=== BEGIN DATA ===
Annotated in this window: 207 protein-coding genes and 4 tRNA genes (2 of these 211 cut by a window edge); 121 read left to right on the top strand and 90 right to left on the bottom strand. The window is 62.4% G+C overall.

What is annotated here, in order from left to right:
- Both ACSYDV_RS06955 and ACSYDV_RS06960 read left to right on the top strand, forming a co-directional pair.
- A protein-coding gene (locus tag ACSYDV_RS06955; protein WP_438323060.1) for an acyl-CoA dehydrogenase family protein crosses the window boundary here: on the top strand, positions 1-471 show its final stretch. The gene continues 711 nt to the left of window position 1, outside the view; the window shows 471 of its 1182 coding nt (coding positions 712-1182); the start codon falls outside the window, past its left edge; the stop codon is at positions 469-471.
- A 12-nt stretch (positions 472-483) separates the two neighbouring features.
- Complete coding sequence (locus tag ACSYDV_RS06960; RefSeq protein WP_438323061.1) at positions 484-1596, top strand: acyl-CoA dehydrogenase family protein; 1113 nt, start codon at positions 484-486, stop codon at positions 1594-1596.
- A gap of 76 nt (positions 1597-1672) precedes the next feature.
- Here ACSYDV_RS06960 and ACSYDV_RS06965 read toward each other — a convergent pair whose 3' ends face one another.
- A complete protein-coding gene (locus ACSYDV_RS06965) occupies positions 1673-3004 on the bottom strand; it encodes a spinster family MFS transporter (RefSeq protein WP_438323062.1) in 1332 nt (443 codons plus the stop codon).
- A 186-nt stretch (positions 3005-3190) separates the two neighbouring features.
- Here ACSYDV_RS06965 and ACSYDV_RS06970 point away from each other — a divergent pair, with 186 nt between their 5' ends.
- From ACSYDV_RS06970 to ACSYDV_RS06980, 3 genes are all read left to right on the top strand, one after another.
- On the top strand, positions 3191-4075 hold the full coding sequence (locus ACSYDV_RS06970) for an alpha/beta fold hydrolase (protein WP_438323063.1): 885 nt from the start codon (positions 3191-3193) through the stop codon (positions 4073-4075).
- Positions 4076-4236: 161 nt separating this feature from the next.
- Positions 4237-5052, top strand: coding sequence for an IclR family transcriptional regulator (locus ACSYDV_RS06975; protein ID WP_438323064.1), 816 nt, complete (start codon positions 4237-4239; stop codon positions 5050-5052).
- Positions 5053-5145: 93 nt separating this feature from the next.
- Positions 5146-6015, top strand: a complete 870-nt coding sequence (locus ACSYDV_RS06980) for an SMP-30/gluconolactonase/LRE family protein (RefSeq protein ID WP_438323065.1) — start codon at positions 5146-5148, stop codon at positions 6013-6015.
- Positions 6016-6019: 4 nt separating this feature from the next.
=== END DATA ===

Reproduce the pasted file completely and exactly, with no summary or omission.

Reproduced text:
Annotated in this window: 207 protein-coding genes and 4 tRNA genes (2 of these 211 cut by a window edge); 121 read left to right on the top strand and 90 right to left on the bottom strand. The window is 62.4% G+C overall.

What is annotated here, in order from left to right:
- Both ACSYDV_RS06955 and ACSYDV_RS06960 read left to right on the top strand, forming a co-directional pair.
- A protein-coding gene (locus tag ACSYDV_RS06955; protein WP_438323060.1) for an acyl-CoA dehydrogenase family protein crosses the window boundary here: on the top strand, positions 1-471 show its final stretch. The gene continues 711 nt to the left of window position 1, outside the view; the window shows 471 of its 1182 coding nt (coding positions 712-1182); the start codon falls outside the window, past its left edge; the stop codon is at positions 469-471.
- A 12-nt stretch (positions 472-483) separates the two neighbouring features.
- Complete coding sequence (locus tag ACSYDV_RS06960; RefSeq protein WP_438323061.1) at positions 484-1596, top strand: acyl-CoA dehydrogenase family protein; 1113 nt, start codon at positions 484-486, stop codon at positions 1594-1596.
- A gap of 76 nt (positions 1597-1672) precedes the next feature.
- Here ACSYDV_RS06960 and ACSYDV_RS06965 read toward each other — a convergent pair whose 3' ends face one another.
- A complete protein-coding gene (locus ACSYDV_RS06965) occupies positions 1673-3004 on the bottom strand; it encodes a spinster family MFS transporter (RefSeq protein WP_438323062.1) in 1332 nt (443 codons plus the stop codon).
- A 186-nt stretch (positions 3005-3190) separates the two neighbouring features.
- Here ACSYDV_RS06965 and ACSYDV_RS06970 point away from each other — a divergent pair, with 186 nt between their 5' ends.
- From ACSYDV_RS06970 to ACSYDV_RS06980, 3 genes are all read left to right on the top strand, one after another.
- On the top strand, positions 3191-4075 hold the full coding sequence (locus ACSYDV_RS06970) for an alpha/beta fold hydrolase (protein WP_438323063.1): 885 nt from the start codon (positions 3191-3193) through the stop codon (positions 4073-4075).
- Positions 4076-4236: 161 nt separating this feature from the next.
- Positions 4237-5052, top strand: coding sequence for an IclR family transcriptional regulator (locus ACSYDV_RS06975; protein ID WP_438323064.1), 816 nt, complete (start codon positions 4237-4239; stop codon positions 5050-5052).
- Positions 5053-5145: 93 nt separating this feature from the next.
- Positions 5146-6015, top strand: a complete 870-nt coding sequence (locus ACSYDV_RS06980) for an SMP-30/gluconolactonase/LRE family protein (RefSeq protein ID WP_438323065.1) — start codon at positions 5146-5148, stop codon at positions 6013-6015.
- Positions 6016-6019: 4 nt separating this feature from the next.